If you’ve never heard Eric Thomas’s motivational video, “How Bad Do You Want It?”, go, watch it now.
I can tell you from my own experience that the reason most people don’t have great lives is because its so easy to settle for a good life. Now, I’m not about to tell you how I think you should live your life. “Success” means a lot of different things to a lot of different people, but whatever your definition is, I can tell you without any doubt that if you really want it, you’ve got to be willing to give up sleep. You’ve got to be willing to lay everything on the line and know that it will all pay off in the end. If you’re playing a big enough game in life, people will tell you you’re crazy. They’ll tell you that what you’re doing won’t work. If you really want to be successful you’ve got to be willing to push past all of that and venture far beyond your comfort zone into the unknown, often with nothing other than your own intuition guiding you.
To date, I’ve invested just over $67,000 into my startup, Pursuit. Pre-sales on Kickstarter accounted for roughly $18,000 of that investment after the site fees and transaction fees on my campaign that raised $21,000 in 30 days. So that left just $49,000 for me to invest out of my own pocket. (for context, that amount represented my life savings and then some)
Investing all of this money, and more so simply taking such a massive risk and stepping so far outside of my comfort zone, has taught me a lot. The biggest lesson I’ve learned by putting up my life’s savings, going into debt for the first time in my life, and investing countless hours of my time into Pursuit, is that growth only happens outside of your comfort zone. I had a hard time admitting it to myself, but I was scared. Not scared of my life savings being gone, it’s just money to me. Not scared of the debt, I know I can pay it off. Not scared of all the time I’ve invested, I’ve loved every minute of it. Scared of failure.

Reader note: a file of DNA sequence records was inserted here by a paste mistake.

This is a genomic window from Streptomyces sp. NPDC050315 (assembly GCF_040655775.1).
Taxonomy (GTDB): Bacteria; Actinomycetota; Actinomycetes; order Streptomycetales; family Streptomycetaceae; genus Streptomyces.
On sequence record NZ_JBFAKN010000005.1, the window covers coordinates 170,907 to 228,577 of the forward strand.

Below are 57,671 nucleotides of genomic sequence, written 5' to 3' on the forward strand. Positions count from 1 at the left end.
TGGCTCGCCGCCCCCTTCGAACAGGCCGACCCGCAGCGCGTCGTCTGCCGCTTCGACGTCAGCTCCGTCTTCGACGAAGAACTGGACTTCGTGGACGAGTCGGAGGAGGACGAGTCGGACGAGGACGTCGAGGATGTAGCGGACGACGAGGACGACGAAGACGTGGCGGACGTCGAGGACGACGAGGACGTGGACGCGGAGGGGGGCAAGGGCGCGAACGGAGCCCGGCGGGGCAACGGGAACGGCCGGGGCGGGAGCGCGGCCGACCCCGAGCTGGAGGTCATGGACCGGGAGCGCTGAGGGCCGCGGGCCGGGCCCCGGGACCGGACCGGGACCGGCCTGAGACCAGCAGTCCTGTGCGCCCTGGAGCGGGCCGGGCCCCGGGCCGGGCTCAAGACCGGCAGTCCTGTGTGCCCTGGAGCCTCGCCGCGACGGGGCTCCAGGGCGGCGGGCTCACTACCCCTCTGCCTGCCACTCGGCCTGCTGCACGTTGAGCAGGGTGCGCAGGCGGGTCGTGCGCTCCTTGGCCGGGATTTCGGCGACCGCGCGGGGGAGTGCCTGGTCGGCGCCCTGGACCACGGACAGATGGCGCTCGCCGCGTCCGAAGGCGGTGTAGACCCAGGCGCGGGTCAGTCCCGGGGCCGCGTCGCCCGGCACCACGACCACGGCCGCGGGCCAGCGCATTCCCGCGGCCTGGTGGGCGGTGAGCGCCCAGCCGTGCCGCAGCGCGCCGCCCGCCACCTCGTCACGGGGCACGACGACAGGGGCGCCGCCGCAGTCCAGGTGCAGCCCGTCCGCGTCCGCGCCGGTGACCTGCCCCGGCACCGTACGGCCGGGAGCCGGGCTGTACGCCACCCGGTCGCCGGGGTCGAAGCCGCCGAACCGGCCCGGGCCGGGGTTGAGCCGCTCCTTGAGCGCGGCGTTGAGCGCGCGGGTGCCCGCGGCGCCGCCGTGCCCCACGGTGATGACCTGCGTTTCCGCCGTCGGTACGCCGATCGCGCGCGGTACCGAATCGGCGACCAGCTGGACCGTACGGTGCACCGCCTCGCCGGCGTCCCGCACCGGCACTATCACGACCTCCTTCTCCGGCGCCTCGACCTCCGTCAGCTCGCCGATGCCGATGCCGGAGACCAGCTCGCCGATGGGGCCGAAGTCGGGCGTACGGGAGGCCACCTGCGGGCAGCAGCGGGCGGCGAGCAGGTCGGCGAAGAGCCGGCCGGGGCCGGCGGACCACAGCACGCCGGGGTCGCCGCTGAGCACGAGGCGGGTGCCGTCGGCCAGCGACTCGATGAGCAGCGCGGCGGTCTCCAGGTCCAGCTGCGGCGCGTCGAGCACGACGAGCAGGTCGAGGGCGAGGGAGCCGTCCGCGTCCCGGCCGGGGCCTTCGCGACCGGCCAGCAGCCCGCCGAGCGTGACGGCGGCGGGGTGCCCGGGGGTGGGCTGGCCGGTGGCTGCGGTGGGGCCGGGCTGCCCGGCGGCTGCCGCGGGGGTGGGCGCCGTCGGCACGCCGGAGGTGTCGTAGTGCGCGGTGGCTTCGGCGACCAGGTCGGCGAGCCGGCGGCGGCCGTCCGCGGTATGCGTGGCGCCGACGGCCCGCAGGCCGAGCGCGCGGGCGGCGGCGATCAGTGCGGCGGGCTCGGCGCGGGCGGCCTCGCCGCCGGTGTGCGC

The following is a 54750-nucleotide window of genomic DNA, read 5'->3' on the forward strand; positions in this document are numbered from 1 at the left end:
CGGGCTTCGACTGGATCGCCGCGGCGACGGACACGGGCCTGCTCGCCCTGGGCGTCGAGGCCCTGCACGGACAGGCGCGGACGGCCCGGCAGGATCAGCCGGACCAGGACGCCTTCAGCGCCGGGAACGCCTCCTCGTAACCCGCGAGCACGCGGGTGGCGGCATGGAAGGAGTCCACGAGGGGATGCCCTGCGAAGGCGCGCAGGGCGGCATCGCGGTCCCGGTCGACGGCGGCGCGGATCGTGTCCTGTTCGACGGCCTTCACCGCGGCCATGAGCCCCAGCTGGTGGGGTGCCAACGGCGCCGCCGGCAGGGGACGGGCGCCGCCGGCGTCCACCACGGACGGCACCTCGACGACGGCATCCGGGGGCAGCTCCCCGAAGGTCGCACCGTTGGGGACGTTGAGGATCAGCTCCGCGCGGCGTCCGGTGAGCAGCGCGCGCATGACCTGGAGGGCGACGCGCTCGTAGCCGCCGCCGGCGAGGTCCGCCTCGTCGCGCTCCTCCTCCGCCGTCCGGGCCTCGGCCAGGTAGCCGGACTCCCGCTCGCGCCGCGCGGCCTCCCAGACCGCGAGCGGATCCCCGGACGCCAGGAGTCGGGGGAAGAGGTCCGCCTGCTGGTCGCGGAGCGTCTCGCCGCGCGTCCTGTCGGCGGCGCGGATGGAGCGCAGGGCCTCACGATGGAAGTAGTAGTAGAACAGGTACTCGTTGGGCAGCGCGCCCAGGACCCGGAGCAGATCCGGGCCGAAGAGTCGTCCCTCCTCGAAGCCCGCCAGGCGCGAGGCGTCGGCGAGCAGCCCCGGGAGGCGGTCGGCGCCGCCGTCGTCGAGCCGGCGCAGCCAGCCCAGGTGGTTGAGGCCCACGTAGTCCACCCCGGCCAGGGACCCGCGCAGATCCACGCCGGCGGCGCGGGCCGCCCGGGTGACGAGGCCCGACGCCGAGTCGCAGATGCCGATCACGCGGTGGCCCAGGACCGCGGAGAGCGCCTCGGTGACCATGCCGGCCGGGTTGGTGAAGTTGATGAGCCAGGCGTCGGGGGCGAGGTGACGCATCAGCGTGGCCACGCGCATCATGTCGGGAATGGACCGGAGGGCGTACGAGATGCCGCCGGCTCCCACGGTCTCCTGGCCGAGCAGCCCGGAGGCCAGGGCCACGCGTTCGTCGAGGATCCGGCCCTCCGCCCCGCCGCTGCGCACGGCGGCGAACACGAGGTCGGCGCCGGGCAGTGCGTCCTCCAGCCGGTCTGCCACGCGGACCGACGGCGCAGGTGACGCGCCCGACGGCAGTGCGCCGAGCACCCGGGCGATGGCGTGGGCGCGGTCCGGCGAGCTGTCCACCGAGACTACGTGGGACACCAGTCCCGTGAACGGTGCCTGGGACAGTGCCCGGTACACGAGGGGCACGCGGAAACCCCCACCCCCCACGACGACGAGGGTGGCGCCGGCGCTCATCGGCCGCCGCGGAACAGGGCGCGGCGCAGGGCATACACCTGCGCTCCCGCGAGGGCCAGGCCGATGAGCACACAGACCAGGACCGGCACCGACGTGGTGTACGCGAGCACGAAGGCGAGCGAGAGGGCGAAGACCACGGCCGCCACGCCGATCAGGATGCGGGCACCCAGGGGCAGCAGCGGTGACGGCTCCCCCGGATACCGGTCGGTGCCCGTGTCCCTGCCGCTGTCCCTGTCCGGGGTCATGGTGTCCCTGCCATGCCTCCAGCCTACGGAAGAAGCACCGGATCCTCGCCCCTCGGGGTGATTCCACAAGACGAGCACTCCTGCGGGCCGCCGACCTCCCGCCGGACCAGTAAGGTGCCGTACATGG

For the first time in a long time, I’m pushing waaay outside of my comfort zone (my risk tolerance is astronomically high so it takes a lot).
What if my business doesn’t take off? What if I don’t hit my goals? What if I can’t figure it all out? For a while, these were the questions that were going through the back of my mind pretty regularly. Now, fear will always be there, for some more than for others. One thing I’ve learned is that pursuing your passion doesn’t mean that the fear goes away, it just means that you stop letting it have power over you. Essentially, you tell that fear to shut the f*ck up and you take action anyway. Nevertheless, I’ve often found that a shift in perspective can make a big difference and help me to regain power in the face of whatever obstacles I’m up against. So I started thinking about what it was that I was really afraid of. After a while, it hit me. Even if everything were to go South, my worst case scenario would be that I’d have to chalk up another $67,000 as an investment into my education.
It’s been just shy of 1 year since I first had the idea to start Pursuit, and in the past 11 months I’ve learned more about business, entrepreneurship, product development, manufacturing, marketing, and life, than I could have ever imagined. Looking back, $67K was a steal. I’d have paid a whole lot more if I’d needed to. Something worth noting however, is that it can often be a whole lot nicer to learn from other people’s mistakes than it is to learn from your own.
So buckle up. As I started writing this very sentence I set myself a goal of writing one blog post every week for the remainder of 2016. In these posts, I’ll share some of the lessons I’ve learned throughout my entrepreneurial journey as well as some of the lessons that are still to come in 2016. If you’ve got questions for me, or would like to see me post on a specific topic, feel free to reach out to firstname.lastname@example.org or let me know in the comments section.
Ready, set, action.